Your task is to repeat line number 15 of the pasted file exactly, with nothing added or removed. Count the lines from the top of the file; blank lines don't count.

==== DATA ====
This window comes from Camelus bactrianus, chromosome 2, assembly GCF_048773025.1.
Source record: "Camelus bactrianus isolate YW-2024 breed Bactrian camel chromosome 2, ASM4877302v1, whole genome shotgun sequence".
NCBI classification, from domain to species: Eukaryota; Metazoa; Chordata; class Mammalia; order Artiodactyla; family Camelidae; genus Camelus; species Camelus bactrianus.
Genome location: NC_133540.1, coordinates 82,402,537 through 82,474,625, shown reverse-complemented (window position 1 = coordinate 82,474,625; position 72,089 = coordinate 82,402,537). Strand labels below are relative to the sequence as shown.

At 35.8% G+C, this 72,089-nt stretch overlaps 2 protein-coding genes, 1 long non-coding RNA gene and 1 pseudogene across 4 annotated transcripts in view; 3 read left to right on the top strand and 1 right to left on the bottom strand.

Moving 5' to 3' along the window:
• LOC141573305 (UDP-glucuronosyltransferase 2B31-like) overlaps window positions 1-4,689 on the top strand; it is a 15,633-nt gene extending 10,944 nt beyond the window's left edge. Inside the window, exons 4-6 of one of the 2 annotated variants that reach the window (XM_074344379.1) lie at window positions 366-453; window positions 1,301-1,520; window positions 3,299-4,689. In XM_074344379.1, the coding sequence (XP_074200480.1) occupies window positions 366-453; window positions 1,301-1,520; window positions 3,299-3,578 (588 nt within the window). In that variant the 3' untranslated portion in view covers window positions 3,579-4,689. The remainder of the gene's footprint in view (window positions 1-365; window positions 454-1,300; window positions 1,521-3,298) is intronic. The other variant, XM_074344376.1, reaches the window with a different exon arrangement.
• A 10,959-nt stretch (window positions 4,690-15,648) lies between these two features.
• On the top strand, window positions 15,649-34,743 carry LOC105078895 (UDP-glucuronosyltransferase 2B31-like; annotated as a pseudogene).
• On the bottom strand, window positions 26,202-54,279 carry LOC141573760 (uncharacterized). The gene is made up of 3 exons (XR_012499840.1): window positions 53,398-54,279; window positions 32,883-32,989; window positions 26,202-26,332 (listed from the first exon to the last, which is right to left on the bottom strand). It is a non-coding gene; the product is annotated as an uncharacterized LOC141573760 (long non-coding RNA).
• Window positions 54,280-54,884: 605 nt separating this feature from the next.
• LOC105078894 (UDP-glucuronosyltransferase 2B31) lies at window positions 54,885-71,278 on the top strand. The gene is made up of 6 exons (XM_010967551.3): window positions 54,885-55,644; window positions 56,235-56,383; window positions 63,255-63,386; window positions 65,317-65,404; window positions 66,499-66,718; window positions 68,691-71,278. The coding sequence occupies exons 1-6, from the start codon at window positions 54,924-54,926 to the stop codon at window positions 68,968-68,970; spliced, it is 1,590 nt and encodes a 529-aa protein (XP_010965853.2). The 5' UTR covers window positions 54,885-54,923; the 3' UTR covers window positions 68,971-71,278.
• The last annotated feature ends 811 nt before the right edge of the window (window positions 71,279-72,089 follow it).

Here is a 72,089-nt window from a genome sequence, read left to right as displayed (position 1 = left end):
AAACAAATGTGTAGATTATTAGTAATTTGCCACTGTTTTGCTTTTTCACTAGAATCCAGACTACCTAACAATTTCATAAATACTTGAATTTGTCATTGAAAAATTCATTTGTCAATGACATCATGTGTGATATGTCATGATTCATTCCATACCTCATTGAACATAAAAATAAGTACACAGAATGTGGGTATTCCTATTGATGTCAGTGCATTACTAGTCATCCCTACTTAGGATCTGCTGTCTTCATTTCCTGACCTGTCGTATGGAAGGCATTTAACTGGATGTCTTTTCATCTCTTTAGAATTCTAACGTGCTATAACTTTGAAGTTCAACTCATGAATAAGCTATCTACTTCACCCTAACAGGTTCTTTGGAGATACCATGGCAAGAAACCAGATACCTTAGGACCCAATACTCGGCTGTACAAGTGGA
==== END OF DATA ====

AAACAAATGTGTAGATTATTAGTAATTTGCCACTGTTTTGCTTTTTCACTAGAATCCAGACTACCTAACAATTTCATAAATACTTGAATTTGTCATTGAAAAATTCATTTGTCAATGACATCATGTGTGATATGTCATGATTCATTCCATACCTCATTGAACATAAAAATAAGTACACAGAATGTGGGTATTCCTATTGATGTCAGTGCATTACTAGTCATCCCTACTTAGGATCTGCTGTCTTCATTTCCTGACCTGTCGTATGGAAGGCATTTAACTGGATGTCTTTTCATCTCTTTAGAATTCTAACGTGCTATAACTTTGAAGTTCAACTCATGAATAAGCTATCTACTTCACCCTAACAGGTTCTTTGGAGATACCATGGCAAGAAACCAGATACCTTAGGACCCAATACTCGGCTGTACAAGTGGA